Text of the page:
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Jim Harbaugh explains playing two quarterbacks — as promised — vs. Middle Tennessee

Michigan said they were planning on playing both guys, so why were we so surprised when they did?

NCAA Football: Middle Tennessee at Michigan Tim Fuller-USA TODAY Sports

Michigan head coach Jim Harbaugh was up front leading up to the season about the desire to get both Shea Patterson and Dylan McCaffrey into game action at quarterback early on this season, sometimes on the field together.

When it finally came to fruition on Saturday night in the 40-21 victory over Middle Tennessee State, people still seemed taken aback by it and some nice runs from McCaffrey and a handful of drives where Michigan moved the ball seemed to re-spark the age-old tradition of hyping up the backup quarterback.

Patterson was 17-of-29 passing for 203 yards and three touchdowns — all in the first half — but was “working through something” (an injury) and received treatment at halftime. That led to an extended look at McCaffrey for a handful of plays in the third quarter and he finished the game 2-for-2 for 17 yards and eight rushes for 42 yards and a touchdown.

At times throughout the game, it was just not about who was under center, though. Harbaugh and offensive coordinator Josh Gattis rolled out some plays where one of the QBs would be split out wide, which were not all that successful but is something that seems like is in the playbook for better or worse.

Harbaugh spoke after the game about the decisions to play both guys and some of the issues that popped up, like the stalled drives and the ball security problems that both quarterbacks had at times throughout the game.

“I think there were some things,” Harbaugh said on his quarterbacks and ball security. “As I said, the pre-snap penalties. We bobbled some of the balls. Ball security has to get better. Same with Dylan, I thought a couple of Dylan runs—he fumbled it when he went out of bounds. We’re on it. We’re going to really improve in that area when it comes to quarterbacks handling the ball. This offense, they handle the ball a lot. It’s a lot— the snap, the ride, the decision, the pull and throw. It’s quite good.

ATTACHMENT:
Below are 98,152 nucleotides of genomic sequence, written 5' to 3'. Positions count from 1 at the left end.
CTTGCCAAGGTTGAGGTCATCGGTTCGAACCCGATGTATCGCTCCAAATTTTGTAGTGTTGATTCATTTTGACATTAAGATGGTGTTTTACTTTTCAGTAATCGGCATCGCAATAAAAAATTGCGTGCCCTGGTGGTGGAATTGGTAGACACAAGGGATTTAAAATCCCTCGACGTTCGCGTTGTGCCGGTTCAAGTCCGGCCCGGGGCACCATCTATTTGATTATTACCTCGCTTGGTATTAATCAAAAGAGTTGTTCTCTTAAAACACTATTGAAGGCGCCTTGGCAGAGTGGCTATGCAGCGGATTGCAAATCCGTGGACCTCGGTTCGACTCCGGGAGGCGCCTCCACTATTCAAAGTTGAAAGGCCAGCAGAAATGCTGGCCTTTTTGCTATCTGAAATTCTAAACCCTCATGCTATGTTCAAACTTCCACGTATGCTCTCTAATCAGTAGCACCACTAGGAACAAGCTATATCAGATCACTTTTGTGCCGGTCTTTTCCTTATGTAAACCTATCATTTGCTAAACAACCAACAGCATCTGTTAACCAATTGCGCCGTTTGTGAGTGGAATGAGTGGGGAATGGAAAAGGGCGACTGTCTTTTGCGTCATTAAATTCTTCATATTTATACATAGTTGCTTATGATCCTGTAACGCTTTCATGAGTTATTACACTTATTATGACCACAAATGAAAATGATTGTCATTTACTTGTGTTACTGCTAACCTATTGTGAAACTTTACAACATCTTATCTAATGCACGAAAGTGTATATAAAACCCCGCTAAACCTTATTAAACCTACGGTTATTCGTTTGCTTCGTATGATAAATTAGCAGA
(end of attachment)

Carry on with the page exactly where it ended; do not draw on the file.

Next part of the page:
“We’re not taking a deep, long bow and we know we can play better. That’s an area we’ve got to be better at and be more efficient at. I thought Shea played extremely well. He probably didn’t tell you but he was working through a little something, he was being evaluated at halftime. I was keeping a close eye on him. Had some quarterback runs designed in the third quarter that I prefer to see Dylan running because I didn’t want to make Shea’s issue worse. Made some great plays, did a great job. The throws he made, the three touchdown passes, that’s big for any quarterback to throw three touchdown passes in a game.”

“Where he was outstanding was managing the checks. They threw a lot of zero blitzes at us which is hard to pick up. They have one extra in the passing game. He got us into the right play four or five times, two of them resulted in touchdown passes. A couple of other option checks and running checks. He was outstanding in that regard. A lot of good things. We’ve seen in practice that we can operate cleaner and that’s what we’ll strive for next week. As I said at first, this is a new offense, and I thought for the first time out, it was. Can it be better? Yeah, sure. That’s what we’ll be striving for.”

As far as if we will both of them moving forward, it seems they are still interested in making an effort in doing so. As I wrote in our takeaways piece, the part of this plan where both guys were on the field at the same time was a bit flawed and stalled momentum. If Michigan wants to continue to use the athleticism of McCaffrey, they may have to be a little more creative about it.